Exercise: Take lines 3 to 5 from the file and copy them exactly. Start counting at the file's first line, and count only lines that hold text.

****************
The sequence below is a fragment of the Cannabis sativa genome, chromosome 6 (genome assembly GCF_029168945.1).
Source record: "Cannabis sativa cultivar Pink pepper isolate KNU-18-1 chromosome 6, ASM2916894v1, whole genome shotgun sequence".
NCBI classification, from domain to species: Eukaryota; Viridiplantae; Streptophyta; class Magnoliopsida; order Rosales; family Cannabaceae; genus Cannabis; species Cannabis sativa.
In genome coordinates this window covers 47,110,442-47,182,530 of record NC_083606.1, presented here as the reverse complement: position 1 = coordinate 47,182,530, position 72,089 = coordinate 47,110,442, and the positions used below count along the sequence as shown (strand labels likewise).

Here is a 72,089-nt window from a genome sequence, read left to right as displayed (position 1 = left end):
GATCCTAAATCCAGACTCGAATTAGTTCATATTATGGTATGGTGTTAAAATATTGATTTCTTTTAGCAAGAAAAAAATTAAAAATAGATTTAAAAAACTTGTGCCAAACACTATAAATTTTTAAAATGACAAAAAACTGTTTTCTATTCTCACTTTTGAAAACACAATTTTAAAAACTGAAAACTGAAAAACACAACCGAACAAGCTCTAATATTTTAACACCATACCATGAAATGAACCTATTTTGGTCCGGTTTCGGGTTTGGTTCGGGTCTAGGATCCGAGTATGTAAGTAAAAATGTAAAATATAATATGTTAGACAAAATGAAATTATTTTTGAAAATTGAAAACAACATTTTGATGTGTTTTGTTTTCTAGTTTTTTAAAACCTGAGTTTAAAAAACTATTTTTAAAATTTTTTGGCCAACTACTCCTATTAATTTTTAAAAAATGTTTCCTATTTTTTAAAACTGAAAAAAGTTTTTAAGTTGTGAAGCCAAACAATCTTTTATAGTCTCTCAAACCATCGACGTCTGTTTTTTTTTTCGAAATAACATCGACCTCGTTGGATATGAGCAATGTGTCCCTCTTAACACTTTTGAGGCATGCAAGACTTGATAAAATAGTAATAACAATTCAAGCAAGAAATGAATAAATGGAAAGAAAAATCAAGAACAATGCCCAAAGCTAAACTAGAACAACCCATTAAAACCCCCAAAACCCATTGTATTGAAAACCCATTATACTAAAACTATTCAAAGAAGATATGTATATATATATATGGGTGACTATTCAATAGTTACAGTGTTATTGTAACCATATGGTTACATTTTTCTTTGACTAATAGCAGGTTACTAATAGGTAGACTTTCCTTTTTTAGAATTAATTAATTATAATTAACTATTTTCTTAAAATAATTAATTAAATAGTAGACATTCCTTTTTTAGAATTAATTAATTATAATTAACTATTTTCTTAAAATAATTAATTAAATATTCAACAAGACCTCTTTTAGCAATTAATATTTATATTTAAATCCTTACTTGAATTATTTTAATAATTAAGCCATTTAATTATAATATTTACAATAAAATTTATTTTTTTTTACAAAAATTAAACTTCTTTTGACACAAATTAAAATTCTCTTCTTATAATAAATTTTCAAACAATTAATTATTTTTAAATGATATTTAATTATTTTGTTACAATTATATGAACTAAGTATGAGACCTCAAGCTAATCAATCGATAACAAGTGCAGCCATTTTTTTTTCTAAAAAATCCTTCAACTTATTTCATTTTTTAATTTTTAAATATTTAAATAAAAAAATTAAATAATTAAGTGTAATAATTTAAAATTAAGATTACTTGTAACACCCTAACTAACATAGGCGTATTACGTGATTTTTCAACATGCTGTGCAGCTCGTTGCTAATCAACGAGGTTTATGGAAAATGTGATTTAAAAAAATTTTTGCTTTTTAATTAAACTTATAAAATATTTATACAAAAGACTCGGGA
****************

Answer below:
NCBI classification, from domain to species: Eukaryota; Viridiplantae; Streptophyta; class Magnoliopsida; order Rosales; family Cannabaceae; genus Cannabis; species Cannabis sativa.
In genome coordinates this window covers 47,110,442-47,182,530 of record NC_083606.1, presented here as the reverse complement: position 1 = coordinate 47,182,530, position 72,089 = coordinate 47,110,442, and the positions used below count along the sequence as shown (strand labels likewise).

Here is a 72,089-nt window from a genome sequence, read left to right as displayed (position 1 = left end):